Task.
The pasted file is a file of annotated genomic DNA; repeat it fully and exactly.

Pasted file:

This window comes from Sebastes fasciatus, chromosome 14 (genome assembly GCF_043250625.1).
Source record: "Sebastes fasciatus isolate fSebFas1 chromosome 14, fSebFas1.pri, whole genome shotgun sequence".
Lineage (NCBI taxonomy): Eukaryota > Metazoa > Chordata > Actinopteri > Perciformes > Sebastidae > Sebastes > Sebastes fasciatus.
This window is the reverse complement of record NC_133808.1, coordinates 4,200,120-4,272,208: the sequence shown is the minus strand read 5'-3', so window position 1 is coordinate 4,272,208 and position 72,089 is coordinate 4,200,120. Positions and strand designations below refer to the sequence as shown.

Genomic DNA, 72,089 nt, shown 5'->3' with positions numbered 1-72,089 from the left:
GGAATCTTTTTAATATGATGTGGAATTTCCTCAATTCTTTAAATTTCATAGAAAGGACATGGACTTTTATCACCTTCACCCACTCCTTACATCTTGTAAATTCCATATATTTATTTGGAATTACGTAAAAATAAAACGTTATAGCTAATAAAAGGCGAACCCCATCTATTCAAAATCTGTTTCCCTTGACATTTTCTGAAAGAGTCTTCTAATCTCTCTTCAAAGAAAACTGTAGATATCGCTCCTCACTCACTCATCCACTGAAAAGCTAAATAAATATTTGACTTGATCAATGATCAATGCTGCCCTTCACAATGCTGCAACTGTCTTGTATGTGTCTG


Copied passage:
This window comes from Sebastes fasciatus, chromosome 14 (genome assembly GCF_043250625.1).
Source record: "Sebastes fasciatus isolate fSebFas1 chromosome 14, fSebFas1.pri, whole genome shotgun sequence".
Lineage (NCBI taxonomy): Eukaryota > Metazoa > Chordata > Actinopteri > Perciformes > Sebastidae > Sebastes > Sebastes fasciatus.
This window is the reverse complement of record NC_133808.1, coordinates 4,200,120-4,272,208: the sequence shown is the minus strand read 5'-3', so window position 1 is coordinate 4,272,208 and position 72,089 is coordinate 4,200,120. Positions and strand designations below refer to the sequence as shown.

Genomic DNA, 72,089 nt, shown 5'->3' with positions numbered 1-72,089 from the left:
GGAATCTTTTTAATATGATGTGGAATTTCCTCAATTCTTTAAATTTCATAGAAAGGACATGGACTTTTATCACCTTCACCCACTCCTTACATCTTGTAAATTCCATATATTTATTTGGAATTACGTAAAAATAAAACGTTATAGCTAATAAAAGGCGAACCCCATCTATTCAAAATCTGTTTCCCTTGACATTTTCTGAAAGAGTCTTCTAATCTCTCTTCAAAGAAAACTGTAGATATCGCTCCTCACTCACTCATCCACTGAAAAGCTAAATAAATATTTGACTTGATCAATGATCAATGCTGCCCTTCACAATGCTGCAACTGTCTTGTATGTGTCTG